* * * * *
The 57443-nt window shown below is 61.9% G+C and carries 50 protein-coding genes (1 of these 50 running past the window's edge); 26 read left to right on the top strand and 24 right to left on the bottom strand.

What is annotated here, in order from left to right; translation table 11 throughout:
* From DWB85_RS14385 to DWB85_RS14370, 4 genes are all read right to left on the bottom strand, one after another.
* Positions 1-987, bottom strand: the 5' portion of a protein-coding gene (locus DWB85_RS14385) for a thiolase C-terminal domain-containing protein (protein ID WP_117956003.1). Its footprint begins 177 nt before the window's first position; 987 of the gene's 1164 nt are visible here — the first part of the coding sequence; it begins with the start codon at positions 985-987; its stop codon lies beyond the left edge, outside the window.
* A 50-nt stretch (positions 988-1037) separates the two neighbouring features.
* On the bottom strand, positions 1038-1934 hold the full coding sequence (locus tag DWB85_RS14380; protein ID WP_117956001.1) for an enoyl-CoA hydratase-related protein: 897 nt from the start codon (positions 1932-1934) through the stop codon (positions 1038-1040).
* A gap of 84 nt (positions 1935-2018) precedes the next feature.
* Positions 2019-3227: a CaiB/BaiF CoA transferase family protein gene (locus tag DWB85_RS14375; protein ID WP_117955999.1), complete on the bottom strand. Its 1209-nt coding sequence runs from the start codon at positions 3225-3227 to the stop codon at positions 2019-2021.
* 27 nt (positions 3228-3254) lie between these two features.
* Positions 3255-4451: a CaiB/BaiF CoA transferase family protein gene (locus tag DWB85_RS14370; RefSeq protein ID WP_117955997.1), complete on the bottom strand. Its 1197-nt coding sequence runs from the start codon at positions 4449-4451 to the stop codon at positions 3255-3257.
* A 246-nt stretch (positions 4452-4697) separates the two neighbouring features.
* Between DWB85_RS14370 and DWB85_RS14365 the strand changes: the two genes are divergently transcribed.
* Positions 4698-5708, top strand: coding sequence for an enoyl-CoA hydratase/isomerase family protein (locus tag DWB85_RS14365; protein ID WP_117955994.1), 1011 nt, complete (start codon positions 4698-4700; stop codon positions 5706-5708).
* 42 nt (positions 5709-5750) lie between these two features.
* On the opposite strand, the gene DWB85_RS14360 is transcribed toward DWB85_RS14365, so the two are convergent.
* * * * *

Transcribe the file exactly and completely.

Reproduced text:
The 57443-nt window shown below is 61.9% G+C and carries 50 protein-coding genes (1 of these 50 running past the window's edge); 26 read left to right on the top strand and 24 right to left on the bottom strand.

What is annotated here, in order from left to right; translation table 11 throughout:
* From DWB85_RS14385 to DWB85_RS14370, 4 genes are all read right to left on the bottom strand, one after another.
* Positions 1-987, bottom strand: the 5' portion of a protein-coding gene (locus DWB85_RS14385) for a thiolase C-terminal domain-containing protein (protein ID WP_117956003.1). Its footprint begins 177 nt before the window's first position; 987 of the gene's 1164 nt are visible here — the first part of the coding sequence; it begins with the start codon at positions 985-987; its stop codon lies beyond the left edge, outside the window.
* A 50-nt stretch (positions 988-1037) separates the two neighbouring features.
* On the bottom strand, positions 1038-1934 hold the full coding sequence (locus tag DWB85_RS14380; protein ID WP_117956001.1) for an enoyl-CoA hydratase-related protein: 897 nt from the start codon (positions 1932-1934) through the stop codon (positions 1038-1040).
* A gap of 84 nt (positions 1935-2018) precedes the next feature.
* Positions 2019-3227: a CaiB/BaiF CoA transferase family protein gene (locus tag DWB85_RS14375; protein ID WP_117955999.1), complete on the bottom strand. Its 1209-nt coding sequence runs from the start codon at positions 3225-3227 to the stop codon at positions 2019-2021.
* 27 nt (positions 3228-3254) lie between these two features.
* Positions 3255-4451: a CaiB/BaiF CoA transferase family protein gene (locus tag DWB85_RS14370; RefSeq protein ID WP_117955997.1), complete on the bottom strand. Its 1197-nt coding sequence runs from the start codon at positions 4449-4451 to the stop codon at positions 3255-3257.
* A 246-nt stretch (positions 4452-4697) separates the two neighbouring features.
* Between DWB85_RS14370 and DWB85_RS14365 the strand changes: the two genes are divergently transcribed.
* Positions 4698-5708, top strand: coding sequence for an enoyl-CoA hydratase/isomerase family protein (locus tag DWB85_RS14365; protein ID WP_117955994.1), 1011 nt, complete (start codon positions 4698-4700; stop codon positions 5706-5708).
* 42 nt (positions 5709-5750) lie between these two features.
* On the opposite strand, the gene DWB85_RS14360 is transcribed toward DWB85_RS14365, so the two are convergent.